Racy ads, rumors spark a B&B controversy in Parkville

Janet Byers has heard the rumors spreading around town and wants to set the record straight.

No, the bed-and-breakfast that the Lee’s Summit mom and businesswoman recently took over near Parkville’s historic downtown is not a brothel.

Yes, she put mirrors on the ceiling above one bed. Each of the four Victorian-style bedrooms has a camcorder for personal videos and, yes, every bedroom has a “secret closet” with an intimate device, including one with a sex swing.

But, no, the B&B is not for cheating “swingers.”

“It’s a place to put romance back into relationships,” said Byers, 47, understated and with an easy manner. “It’s to keep marriages alive. I’m divorced now, but I’ve been married. Marriages can be a little boring after a while. You lose that spontaneity. Sometimes you just need to get away and do something totally different.”

Byers’ sincere sentiment that her Romantic Getaway Today Inn is all about “couples having good, clean fun” has hardly kept the inn from the being the talk of the river town, with eyebrows rising and tongues wagging, ever since Byers took over the inn in January.

Before her lease-to-own arrangement, the brightly painted Victorian at 702 East Street— overlooking Missouri 9 and the ball fields of Park University — had been run as the Porch Swing Inn for 10 years by owners Ellen Underkoffler and Rhonda Weimer, both of whom are openly gay.

The flap over the B&B’s new direction, Weimer said, took her by surprise and seemed “atypical of Parkville” as she doesn’t view the community as overly prudish. Nor does she think what Byers’ B&B is all about is much different than what hers or any B&B is about, although others are likely more subtle.

“Frankly, they’re coming to have sex,” Weimer said. “If there is a B&B on the planet where people are not having sex, I don’t know where it is.”

The matter may come down to racy and premature marketing that had some wondering whether B&B stood for bawdy bondage.

Before opening, Byers launched a website promoting not only the “secret closet” and “romantic extras” in each room but also a video library with titles ranging from “The Aviator” and “I, Robot” to instructional videos such as “Erotic Yoga for Couples” and “The Ultimate Sex Guide for Lovers.”

Plus, Byers originally intended to sell liquor (not allowed in the residentially zoned area) as well as stock a gift shop with sexual clothing and devices.

“Some people are still up in arms about it,” said Tiffany Miller, membership chairwoman of the Main Street Parkville Association, a merchants’ group. “I think the typical sentiment you hear is, ‘This is not the kind of element we want here in Parkville.’ ”

In fact, it’s not a sentiment Miller shares.

Although she is the manager of Parkville’s other B&B, the Main Street Inn Bed & Breakfast, Miller said she personally likes Byers.

“She’s lovely,” she said. She supports Byers’ business and, in the long run, believes having a romantic B&B will be good for Parkville.

“It is bringing attention to Parkville. I keep trying to tell everyone is town it is going to be great,” Miller said. “The market will decide. People will decide if they want to buy those things or do those things. She is making it available to them to have a little extra fun as a couple.”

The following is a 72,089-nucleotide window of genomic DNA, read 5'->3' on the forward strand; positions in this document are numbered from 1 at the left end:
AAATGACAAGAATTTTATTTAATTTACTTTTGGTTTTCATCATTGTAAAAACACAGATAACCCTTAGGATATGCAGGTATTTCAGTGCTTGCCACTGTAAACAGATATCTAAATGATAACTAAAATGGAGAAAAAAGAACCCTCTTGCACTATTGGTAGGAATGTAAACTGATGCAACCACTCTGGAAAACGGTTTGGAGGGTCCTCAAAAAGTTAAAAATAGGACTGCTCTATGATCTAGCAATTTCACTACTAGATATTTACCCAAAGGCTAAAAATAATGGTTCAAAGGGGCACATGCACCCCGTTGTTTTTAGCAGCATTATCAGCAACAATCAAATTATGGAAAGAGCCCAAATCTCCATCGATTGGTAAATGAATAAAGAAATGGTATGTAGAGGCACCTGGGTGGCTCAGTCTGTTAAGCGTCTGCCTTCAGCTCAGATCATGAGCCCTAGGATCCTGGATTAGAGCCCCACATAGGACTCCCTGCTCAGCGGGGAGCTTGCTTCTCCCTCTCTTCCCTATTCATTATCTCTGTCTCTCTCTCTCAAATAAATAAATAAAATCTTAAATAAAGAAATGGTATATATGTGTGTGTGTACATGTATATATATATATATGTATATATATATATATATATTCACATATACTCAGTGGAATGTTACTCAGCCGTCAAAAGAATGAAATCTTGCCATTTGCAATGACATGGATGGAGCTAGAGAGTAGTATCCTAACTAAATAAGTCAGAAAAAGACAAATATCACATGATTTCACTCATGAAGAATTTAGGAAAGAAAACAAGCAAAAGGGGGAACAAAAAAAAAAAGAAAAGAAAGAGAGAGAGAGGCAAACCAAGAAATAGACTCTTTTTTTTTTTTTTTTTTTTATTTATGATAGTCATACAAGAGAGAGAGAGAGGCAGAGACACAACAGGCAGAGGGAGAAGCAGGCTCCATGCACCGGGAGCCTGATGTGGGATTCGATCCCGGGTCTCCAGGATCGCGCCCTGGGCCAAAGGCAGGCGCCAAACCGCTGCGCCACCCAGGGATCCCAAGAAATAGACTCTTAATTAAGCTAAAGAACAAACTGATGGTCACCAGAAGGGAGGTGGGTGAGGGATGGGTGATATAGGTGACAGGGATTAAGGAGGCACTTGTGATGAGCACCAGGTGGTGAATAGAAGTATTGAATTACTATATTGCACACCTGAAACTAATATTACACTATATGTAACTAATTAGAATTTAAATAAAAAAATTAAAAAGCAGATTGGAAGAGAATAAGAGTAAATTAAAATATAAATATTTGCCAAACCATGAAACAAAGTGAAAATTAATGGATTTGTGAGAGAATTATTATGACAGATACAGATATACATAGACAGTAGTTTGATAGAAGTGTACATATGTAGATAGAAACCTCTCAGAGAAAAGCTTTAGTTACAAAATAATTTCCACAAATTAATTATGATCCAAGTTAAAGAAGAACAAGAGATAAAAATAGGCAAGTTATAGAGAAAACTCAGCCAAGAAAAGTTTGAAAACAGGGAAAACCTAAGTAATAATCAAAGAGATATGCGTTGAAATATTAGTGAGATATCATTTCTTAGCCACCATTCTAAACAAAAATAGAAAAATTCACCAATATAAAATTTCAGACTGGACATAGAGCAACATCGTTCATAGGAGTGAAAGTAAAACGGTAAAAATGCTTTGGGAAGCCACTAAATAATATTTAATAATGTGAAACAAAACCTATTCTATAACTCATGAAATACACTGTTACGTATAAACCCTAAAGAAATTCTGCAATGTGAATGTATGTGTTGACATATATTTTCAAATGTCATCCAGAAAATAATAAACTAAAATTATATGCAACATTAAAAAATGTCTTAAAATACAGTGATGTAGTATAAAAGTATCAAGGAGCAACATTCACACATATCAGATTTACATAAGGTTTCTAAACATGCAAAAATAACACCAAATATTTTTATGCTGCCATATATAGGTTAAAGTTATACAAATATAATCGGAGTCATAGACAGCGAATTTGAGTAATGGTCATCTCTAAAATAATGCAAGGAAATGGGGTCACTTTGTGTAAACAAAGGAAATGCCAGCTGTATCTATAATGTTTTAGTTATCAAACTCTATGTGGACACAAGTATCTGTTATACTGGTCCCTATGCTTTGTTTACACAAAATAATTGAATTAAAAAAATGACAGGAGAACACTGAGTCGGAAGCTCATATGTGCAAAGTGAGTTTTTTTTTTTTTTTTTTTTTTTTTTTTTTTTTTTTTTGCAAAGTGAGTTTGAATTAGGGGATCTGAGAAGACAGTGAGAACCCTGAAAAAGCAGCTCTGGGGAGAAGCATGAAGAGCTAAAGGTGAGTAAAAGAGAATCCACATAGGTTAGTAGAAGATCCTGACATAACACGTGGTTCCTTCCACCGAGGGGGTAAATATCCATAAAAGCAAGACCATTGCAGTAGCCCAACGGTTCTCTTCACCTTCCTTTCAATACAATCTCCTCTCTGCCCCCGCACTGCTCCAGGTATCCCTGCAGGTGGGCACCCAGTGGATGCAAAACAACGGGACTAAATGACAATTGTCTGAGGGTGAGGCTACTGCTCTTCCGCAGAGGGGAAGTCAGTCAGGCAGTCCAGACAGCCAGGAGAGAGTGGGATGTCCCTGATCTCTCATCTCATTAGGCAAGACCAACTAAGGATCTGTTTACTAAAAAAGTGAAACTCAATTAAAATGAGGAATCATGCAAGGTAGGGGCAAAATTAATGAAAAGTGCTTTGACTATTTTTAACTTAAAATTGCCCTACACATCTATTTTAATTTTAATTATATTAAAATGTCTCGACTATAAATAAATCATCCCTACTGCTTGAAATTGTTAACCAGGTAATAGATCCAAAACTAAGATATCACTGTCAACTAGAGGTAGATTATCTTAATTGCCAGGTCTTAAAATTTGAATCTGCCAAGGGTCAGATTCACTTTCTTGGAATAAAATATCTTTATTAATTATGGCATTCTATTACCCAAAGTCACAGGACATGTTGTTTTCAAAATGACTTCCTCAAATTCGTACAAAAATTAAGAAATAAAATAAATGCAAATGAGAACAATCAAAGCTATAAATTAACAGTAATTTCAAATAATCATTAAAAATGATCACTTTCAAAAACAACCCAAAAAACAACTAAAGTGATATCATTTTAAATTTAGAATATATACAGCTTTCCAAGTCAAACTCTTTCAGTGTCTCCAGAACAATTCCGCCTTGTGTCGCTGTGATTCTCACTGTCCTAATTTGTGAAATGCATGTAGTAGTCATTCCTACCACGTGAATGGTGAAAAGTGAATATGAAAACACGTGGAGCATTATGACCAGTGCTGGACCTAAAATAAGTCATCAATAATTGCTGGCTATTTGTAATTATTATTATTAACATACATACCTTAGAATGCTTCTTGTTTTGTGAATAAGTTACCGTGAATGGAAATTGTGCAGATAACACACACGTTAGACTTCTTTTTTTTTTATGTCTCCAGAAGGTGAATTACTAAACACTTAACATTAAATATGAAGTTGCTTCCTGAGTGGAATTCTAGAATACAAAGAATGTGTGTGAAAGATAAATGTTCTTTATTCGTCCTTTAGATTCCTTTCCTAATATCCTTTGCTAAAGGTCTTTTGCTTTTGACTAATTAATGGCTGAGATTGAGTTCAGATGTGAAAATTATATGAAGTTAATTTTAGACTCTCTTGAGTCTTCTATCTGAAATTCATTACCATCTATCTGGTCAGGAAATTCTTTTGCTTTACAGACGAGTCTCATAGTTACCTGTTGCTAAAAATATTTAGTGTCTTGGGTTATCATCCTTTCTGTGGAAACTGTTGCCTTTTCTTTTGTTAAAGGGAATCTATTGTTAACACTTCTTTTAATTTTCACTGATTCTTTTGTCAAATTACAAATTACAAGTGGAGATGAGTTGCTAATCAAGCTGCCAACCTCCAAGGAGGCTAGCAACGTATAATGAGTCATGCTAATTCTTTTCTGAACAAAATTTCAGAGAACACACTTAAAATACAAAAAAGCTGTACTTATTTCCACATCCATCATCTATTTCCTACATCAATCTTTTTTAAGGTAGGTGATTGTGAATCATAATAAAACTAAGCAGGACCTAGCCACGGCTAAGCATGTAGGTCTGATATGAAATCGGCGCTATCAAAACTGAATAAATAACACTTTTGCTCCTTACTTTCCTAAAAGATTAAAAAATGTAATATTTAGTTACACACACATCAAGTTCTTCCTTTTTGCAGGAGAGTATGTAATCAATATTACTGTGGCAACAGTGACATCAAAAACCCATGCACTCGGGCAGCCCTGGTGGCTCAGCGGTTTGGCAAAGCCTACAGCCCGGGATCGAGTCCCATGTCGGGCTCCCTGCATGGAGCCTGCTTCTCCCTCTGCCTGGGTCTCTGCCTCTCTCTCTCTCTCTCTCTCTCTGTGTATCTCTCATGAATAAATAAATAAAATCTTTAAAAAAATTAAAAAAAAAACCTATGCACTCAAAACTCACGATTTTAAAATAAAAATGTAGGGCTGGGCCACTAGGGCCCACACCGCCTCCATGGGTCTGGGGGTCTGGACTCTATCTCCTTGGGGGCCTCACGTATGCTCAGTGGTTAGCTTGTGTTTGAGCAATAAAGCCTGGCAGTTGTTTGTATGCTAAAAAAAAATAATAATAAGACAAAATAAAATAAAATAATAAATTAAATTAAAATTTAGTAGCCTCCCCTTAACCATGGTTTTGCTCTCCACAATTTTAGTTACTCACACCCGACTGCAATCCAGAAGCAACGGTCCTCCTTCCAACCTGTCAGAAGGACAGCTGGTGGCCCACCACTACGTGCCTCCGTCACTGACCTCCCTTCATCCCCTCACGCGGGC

Some things, though, Byers won’t be able to sell.

Sean Ackerson, Parkville assistant city administrator, said the city already had a moratorium on the sale of sex aids and novelties unless they account for 1 percent or less of total sales revenue. Byers’ inventory would have accounted for more than that. Now she sells items such as silk robes and bathing suits.

The possibility of issuing a liquor license also drew residents’ complaints.

“She withdrew it (her application) before they ever took action on it,” Ackerson said.

Parkville’s new mayor, Jim Brooks, said he spoke to Byers about the explicit nature of her website when he was still an alderman and soon after Byers took over the inn.

“I talked to her about toning down the website a little bit,” Brooks said. “None of that stuff is illegal. And, in and of itself, it is not terribly offensive to many people. But some people do find it offensive. We did prefer that it didn’t have a 25-page catalog advertising all the adult toys that would be in the adult store”

Plus, he said, he hoped Byers, who he said he believes will be a good corporate neighbor, would be mindful of Parkville’s small town and family image.

“What happens in Parkville stays in Parkville, I guess,” he said. “But I would rather that not be our moniker up here.”

For her part, Byers has softened the tone of her website, as well as its language. For legal reasons, she said, she substituted words such as “romantic” and “couples” for “sex” and “adult.”

Since her official opening last month, Byers said she has had about 18 couples stay in the inn’s $100- to $125-per-night suites where Victorian and Queen Ann décor overshadow anything of overt sexuality. There was, however, the sturdy aluminium frame arching over the bed in the Tropical Gardenville room.

On a tour, Byers took out the swing, made of black straps, and hooked it to the frame.

“I think someone did use this,” she said as she snapped it into place. “I see a little rose petal on it.”